Sharing my thoughts on FreeBSD as a newcomer coming from Linux


New Member

Reaction score: 5
Messages: 4

Yo what is cracking FreeBSD community?! This is my first post as a new forum member! I've been a happy Linux user since 2016 and it's been a really great experience. I appreciate the multitude of diverse communities, extensive hardware support, constant security patches, the massive catalog of native software, and so on. I really like the open source ecosystem and how customizable everything is. However, one major gripe I have with it is the lack of unity between different distributions and even between intermittent releases of the same ditro. Simple things like installing a driver for a proprietary piece of hardware such as the Apple Magic Mouse 2 touch support, or for a crappy laptop WiFi card such as certain Realtek cards, can be a completely different process depending on the OS. Even something as simple as setting up a basic WiFi network through the command line can be very involved due to a lack of network protocol standards. Some distributions use ifconfig tools for WiFi, others use iwconfig, others use wpa_supplicant, etc. Most distributions have major differences between the included base software packages, permissions, filesystem layout, and so on, that it just gets very tiring to use it sometimes. All this coupled with lackluster CPU architecture support makes it cumbersome to use sometimes.

I recently discovered and started using FreeBSD. I tested the v12 release and had some graphics card issues on my modern AMD GPU as well as with my Intel 2nd gen GPU and I struggled with getting it to boot on specific UEFI-only hardware. However, the new v13 release seems to have fixed all of that and it boots on everything I've tested so far. I am a big fan of the install process as it's minimal and highly customizable with an easy-to-use interface. The package management system and ports tree are very impressive, the overall design and structure of the OS is also very consistent and straightforward. I think that FreeBSD is a very powerful operating system and I cannot believe it took me so long to find it. I don't think I've ever been more impressed by any other piece of open source software. Desktop support is still a little lackluster with various major desktop programs still needing to be ported but overall I am so impressed by everything the developers and community have done for it. I've never seen an operating system with more official and well-written documentation (except maybe Archlinux) and I've never seen such an OS as coherent as FreeBSD.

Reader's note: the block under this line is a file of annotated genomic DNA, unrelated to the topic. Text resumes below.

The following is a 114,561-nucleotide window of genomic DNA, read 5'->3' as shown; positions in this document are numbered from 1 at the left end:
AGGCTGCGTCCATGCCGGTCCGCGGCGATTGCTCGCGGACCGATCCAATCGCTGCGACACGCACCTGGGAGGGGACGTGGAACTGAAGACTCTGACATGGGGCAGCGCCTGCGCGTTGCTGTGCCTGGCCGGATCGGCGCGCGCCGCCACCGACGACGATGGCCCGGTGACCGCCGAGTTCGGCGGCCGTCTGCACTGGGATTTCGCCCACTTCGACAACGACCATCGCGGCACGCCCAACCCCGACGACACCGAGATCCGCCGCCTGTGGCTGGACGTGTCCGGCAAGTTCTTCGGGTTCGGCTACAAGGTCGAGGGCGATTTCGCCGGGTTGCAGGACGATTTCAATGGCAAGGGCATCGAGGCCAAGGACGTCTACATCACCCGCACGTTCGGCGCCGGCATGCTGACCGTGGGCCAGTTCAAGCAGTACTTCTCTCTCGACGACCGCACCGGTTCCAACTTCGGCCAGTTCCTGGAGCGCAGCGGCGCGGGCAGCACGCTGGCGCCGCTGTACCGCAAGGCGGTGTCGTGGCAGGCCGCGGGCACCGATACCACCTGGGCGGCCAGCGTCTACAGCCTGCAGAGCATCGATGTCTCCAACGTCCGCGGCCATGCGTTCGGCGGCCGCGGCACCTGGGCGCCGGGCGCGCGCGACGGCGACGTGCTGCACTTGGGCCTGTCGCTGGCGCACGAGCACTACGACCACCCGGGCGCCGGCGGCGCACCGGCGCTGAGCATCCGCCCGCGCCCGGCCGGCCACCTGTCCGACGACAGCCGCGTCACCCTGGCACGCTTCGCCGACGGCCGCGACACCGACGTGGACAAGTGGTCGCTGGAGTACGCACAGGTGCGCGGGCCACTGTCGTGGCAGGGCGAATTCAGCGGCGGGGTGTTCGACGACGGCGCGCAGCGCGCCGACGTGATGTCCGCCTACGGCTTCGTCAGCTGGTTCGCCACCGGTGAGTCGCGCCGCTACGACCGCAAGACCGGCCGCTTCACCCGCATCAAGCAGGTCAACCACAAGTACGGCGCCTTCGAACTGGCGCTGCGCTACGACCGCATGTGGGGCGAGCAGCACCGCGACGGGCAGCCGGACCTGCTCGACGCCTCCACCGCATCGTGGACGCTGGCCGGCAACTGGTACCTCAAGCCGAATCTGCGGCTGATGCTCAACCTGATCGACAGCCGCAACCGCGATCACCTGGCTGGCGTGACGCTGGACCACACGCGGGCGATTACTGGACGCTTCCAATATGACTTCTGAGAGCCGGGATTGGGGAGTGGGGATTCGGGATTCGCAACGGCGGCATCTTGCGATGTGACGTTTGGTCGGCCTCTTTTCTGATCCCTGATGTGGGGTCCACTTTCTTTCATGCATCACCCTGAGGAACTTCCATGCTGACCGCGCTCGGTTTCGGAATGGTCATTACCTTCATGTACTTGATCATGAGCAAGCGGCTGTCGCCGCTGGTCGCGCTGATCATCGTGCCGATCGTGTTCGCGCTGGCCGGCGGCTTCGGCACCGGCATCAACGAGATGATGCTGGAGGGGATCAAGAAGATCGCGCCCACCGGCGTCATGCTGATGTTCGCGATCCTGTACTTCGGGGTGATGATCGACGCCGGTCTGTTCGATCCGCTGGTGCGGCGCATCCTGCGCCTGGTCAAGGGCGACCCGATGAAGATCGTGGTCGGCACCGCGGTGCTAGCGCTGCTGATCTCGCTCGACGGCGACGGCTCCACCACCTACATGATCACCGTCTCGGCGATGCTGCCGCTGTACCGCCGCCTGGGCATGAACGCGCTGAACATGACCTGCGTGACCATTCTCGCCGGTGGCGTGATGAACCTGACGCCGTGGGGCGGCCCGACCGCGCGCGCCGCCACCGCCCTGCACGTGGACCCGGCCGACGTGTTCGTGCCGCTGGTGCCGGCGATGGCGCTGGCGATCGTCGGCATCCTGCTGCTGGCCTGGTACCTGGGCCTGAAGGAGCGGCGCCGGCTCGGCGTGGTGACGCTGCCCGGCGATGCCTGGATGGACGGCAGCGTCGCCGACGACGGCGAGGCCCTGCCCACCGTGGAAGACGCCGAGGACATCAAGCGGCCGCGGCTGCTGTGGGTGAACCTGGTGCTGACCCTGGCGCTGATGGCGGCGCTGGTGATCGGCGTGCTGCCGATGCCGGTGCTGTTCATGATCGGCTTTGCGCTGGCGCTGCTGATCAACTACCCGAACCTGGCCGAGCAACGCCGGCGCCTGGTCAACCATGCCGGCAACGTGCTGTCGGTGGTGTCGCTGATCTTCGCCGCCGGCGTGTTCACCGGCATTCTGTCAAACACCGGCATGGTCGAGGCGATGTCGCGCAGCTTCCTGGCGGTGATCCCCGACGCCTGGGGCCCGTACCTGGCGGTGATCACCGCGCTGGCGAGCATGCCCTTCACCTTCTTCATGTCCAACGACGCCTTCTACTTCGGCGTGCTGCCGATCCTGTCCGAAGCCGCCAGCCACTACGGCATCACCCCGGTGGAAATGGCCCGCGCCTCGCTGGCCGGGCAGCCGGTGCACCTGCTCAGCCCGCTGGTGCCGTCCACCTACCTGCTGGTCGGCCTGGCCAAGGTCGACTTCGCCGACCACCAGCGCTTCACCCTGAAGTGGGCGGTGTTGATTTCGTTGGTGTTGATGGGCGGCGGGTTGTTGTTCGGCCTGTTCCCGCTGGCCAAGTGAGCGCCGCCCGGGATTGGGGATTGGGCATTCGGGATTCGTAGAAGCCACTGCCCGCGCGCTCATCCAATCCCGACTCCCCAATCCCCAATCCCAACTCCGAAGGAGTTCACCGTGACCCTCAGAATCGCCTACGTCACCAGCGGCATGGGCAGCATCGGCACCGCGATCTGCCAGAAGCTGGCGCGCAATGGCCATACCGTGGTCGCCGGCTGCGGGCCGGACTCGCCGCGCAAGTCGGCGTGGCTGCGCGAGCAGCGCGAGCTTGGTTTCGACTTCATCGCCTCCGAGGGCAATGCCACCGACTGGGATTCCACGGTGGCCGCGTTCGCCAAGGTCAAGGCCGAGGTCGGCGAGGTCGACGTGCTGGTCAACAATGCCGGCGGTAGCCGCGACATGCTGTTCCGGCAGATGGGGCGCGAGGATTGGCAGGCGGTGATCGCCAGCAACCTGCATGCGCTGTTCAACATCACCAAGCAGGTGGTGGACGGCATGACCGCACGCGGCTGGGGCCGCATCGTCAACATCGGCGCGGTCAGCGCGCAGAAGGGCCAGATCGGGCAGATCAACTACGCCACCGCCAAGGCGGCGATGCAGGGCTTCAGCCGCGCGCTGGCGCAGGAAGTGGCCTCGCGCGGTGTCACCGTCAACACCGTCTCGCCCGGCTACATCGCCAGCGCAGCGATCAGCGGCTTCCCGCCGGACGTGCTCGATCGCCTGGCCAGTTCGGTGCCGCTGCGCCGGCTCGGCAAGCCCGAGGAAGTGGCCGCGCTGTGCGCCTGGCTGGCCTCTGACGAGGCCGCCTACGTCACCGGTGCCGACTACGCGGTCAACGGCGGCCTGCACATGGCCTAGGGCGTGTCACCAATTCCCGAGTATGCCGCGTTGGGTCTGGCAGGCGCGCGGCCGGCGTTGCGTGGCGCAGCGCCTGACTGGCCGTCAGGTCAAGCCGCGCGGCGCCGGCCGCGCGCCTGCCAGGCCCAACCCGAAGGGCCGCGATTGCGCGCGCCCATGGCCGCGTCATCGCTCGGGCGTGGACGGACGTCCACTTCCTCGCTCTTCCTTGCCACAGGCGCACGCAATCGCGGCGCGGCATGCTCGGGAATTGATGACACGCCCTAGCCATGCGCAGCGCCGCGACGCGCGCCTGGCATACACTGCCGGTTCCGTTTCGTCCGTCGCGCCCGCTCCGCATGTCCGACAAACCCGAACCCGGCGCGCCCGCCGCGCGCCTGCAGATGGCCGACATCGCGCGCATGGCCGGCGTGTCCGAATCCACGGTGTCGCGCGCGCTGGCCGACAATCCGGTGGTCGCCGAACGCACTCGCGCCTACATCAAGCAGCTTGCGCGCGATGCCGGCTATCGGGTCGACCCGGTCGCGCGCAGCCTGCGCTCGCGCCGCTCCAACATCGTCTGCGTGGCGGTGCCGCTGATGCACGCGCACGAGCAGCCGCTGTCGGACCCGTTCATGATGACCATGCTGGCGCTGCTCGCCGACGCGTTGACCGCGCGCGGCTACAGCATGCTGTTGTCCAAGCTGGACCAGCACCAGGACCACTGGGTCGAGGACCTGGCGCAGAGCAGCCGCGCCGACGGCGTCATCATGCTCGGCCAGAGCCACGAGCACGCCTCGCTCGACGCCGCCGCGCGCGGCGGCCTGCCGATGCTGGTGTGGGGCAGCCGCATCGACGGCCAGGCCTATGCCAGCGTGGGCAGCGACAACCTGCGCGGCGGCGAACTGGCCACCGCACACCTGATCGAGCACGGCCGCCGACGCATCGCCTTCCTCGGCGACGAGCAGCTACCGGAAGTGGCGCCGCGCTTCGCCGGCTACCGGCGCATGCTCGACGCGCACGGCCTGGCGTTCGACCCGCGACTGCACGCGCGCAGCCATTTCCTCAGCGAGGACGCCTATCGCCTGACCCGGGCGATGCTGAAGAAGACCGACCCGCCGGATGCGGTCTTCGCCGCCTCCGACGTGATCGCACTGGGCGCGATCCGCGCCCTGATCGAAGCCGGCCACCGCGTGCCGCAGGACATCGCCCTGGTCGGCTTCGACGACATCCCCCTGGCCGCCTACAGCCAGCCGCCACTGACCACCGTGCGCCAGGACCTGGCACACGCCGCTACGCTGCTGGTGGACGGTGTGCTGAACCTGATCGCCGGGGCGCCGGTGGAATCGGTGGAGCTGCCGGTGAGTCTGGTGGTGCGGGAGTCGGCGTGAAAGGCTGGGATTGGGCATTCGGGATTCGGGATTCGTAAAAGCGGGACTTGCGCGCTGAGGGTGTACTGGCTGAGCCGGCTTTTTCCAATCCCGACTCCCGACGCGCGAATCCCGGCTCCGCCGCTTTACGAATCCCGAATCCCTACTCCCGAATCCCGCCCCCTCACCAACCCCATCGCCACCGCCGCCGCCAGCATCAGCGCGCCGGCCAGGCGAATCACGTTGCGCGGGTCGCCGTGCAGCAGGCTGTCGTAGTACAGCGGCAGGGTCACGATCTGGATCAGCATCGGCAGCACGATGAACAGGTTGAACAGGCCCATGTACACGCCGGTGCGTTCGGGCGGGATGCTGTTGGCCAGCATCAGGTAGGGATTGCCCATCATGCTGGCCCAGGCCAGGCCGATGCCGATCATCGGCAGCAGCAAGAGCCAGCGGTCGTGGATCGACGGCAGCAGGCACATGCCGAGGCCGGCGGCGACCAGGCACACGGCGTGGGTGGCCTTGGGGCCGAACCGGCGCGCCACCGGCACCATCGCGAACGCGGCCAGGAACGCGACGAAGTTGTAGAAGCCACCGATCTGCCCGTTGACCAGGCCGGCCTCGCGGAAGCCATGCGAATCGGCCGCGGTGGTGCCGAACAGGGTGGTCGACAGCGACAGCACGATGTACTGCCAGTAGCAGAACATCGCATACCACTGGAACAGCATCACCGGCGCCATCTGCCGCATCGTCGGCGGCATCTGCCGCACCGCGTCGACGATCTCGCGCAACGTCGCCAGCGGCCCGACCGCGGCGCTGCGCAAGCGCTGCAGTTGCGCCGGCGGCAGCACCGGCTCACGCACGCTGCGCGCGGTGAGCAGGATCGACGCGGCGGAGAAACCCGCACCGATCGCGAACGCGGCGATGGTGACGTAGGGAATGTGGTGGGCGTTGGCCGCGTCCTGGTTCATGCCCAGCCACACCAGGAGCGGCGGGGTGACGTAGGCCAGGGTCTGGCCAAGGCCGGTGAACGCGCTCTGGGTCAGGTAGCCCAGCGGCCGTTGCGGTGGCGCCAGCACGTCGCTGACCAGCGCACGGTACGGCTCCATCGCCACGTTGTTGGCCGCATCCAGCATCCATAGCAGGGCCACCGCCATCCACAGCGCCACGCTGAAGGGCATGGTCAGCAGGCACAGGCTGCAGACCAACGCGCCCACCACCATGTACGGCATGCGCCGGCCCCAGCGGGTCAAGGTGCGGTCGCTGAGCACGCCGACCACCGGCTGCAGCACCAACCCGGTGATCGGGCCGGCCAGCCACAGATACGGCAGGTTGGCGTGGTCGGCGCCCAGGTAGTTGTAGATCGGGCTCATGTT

I can't wait to contribute to FreeBSD by writing software for it and porting things to it. I've written several utilities for Linux that I will extend to support FreeBSD and potentially other Unix operating systems. I hope to use it as my daily driver eventually. I think the most compelling feature of FreeBSD has to be its architecture support. The fact that it supports PowerPC processors, various Arm processors and SOCs, x86, RISC-V and so on is amazing and I will definitely be utilizing this cross-platform support. Thank you to everyone who's supported and worked on this project for so many years! I fully intend to donate to the FreeBSD foundation and to help support the OS in any way I can. :)